|19 April||Dr Miles Whittington, HYMS, York||
Modelling for All, participatory ABM project
Deep sleep is characterised by large, slow rhythmic changes in the electrical activity of the brain. This rhythmic activity takes many forms but the most common is the delta rhythm - a 1-4 Hz oscillation in cortical potential readily observable in EEG and MEG recordings. Current consensus is that delta is generated by interaction between the cortex and thalamus, with a dominant thalamic rhythm generating circuit being well characterised. However, recent detailed analysis of delta rhythms in humans reveals discrepancies that do not fit with the idea of a purely thalamic generator. This presentation will show evidence for a local neocortical delta-generating neuronal circuit and demonstrate how it controls interactions between different layers facilitating an unsupervised synaptic learning environment. Taking cues from precedented aberrations in cortical dynamics associated with deep sleep and learning disability in humans, evidence for a specific mechanism underlying disruption of this learning environment will be considered
|15 March||Pirmin Nietlisbach||
Causes and consequences of genetic diversity: Investigating natural and sexual selection on heterozygosity
The importance of individual genetic diversity, i.e. heterozygosity, as a factor influencing individual fitness has long been recognized
|22 February||Richard Cotton, Health & Safety Laboratory||
Blood Sweat and Urine
Richie Cotton is a data scientist who spent six years working at the Health and Safety Laboratory. In this talk he recounts his job swap with a chemist, and tells you what he learnt from the experience. The talk includes:
|1 February||Dr Christ Sutton, University of Bradford||
Molecular complexity of collagens – new opportunities for proteomics and chemometrics
As part of a breast cancer proteomics study, a number of collagens were identified, some of which were increased in tumours compared to normal breast tissue. The proteomics data revealed an extensive array of peptides which defined two-dimensional heterogeneity, in degree and location of hydroxyproline modification, within collagen structure. The data provided a census of hydroxyproline levels using novel definitions for the rate of site occupancy (r) for each peptide isomer and the total site occupancy (t) for each proline residue. Potential applications of the approach in the characterisation of collagens will be discussed.
|25 January||Professor Thomas McLeish, University of Durham||
Medieval Science: Uncovering meaning with an interdisciplinary methodology
A novel interdisciplinary project within the Institute of Medieval and Renaissance Studies at Durham University brings medieval scholars together with practising scientists to work together on important documents from the “13th century renaissance”.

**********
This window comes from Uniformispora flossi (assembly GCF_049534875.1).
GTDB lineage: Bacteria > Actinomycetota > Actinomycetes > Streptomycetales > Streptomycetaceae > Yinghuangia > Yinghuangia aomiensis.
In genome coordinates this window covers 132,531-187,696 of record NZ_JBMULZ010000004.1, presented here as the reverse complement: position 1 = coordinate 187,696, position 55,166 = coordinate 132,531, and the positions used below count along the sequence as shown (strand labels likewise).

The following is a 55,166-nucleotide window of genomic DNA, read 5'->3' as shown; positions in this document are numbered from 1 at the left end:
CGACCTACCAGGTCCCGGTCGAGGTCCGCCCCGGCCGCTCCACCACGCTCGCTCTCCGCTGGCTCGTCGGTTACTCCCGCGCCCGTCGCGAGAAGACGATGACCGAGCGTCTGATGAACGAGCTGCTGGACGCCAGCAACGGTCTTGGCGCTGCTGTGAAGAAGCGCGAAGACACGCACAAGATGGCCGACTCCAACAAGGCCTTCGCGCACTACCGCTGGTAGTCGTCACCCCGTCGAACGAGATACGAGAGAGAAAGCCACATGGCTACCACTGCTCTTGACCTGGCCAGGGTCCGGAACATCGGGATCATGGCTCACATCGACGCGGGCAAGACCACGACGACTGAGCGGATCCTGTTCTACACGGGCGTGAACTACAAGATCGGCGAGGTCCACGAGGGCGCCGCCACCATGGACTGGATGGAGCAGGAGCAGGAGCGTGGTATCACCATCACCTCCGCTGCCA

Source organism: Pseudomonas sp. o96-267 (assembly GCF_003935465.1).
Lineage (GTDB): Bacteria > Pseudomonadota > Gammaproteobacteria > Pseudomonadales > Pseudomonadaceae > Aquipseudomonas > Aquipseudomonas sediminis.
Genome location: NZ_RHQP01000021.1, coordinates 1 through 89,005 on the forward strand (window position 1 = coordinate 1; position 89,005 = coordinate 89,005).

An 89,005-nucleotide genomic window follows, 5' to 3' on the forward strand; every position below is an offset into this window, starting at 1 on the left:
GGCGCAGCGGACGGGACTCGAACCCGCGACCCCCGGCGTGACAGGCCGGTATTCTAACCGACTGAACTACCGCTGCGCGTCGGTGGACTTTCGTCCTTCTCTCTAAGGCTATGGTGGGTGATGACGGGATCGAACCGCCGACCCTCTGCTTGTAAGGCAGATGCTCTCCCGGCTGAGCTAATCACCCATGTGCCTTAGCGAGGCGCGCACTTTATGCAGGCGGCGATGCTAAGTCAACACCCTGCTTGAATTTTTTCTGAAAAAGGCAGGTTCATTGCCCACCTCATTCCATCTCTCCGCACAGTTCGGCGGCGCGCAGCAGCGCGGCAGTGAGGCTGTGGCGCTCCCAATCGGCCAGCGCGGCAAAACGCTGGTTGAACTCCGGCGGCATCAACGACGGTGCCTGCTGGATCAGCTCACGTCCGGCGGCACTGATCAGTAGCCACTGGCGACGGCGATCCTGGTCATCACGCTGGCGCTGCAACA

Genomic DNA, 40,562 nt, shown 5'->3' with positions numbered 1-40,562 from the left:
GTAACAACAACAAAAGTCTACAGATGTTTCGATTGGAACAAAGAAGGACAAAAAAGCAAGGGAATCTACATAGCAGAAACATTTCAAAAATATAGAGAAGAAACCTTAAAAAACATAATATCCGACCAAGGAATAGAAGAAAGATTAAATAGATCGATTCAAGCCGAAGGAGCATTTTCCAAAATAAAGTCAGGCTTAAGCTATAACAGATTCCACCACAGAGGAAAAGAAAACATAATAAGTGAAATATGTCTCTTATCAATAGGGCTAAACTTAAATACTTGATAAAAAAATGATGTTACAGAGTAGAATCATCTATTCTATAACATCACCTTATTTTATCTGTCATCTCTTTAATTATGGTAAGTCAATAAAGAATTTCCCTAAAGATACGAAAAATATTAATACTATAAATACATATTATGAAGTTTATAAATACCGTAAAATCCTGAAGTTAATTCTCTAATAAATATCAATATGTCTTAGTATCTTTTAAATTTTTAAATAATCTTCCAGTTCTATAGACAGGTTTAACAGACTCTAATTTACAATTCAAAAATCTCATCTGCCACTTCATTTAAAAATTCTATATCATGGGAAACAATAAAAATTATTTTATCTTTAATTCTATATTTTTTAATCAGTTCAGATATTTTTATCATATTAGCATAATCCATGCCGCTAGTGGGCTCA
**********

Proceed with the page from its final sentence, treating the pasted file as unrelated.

This seminar focuses on two important works by Robert Grosseteste, Franciscan Master at Oxford and Bishop of Lincoln, from the period around 1220. De Luce and De Colore (“On Light” and “On Colour”) give us access to a remarkable medieval mind intent on exploring the scientific structure and function of light, already theologically central to his thought.
|11 January||Dr Oliver Craig, Archaeology, York||
Chemical and isotopic analysis of archaeological pottery – dealing with mixtures through Bayesian inference
Analysis of food residues in ceramic cooking pots is a major field in science based archaeology and has led to some high profile discoveries, such as the earliest evidence for dairying, evidence for Stone Age culinary practices and how hunter-gatherer’s used pottery. State-of-the-art involves comparing the stable carbonisotope ratios of major saturated fatty acids (palmitic and stearic acid) extracted from archaeological pots with authentic modern reference fats. Recently wecompleted the analysis of over 200 pots from a site next to Stonehenge to look at how the people who gathered at this monument used pottery. Now in the final stages of the data analysis we have hit the problem of what to do when different products were mixed in pots (either at the same time or sequentially). This issue has been considered less than you may think considering the field is over 40 years old. We had the idea of using a Bayesian mixing model developedfor interpreting stable isotope data of animal tissues in order to resolve mixtures of different dietary sources (Parnell et al. 2010). This model also is able to cope with concentration dependence of the sources which makes it particularly appealing for our application. Whilst partially successful, the distribution of thesource data means that the model itself might need to bere-designed in order to produce realistic probability density distributions. At the limits of my knowledge (of R and Bayesian models), I am looking for a collaborator in order to re-interpret the data in preparation for publication. Other alternative approaches also welcomed.
Parnell, A., Inger, R., Bearhop, S. & Jackson, A.L. (2010) Source partitioning using stable isotopes: coping with too much variation.PlosOne, 5(3):e9672.
|14 December||Dr Simon Crouch, Health Sciences York||
The Epidemiology of Haematological Malignancies; Statistical Models for Complex Data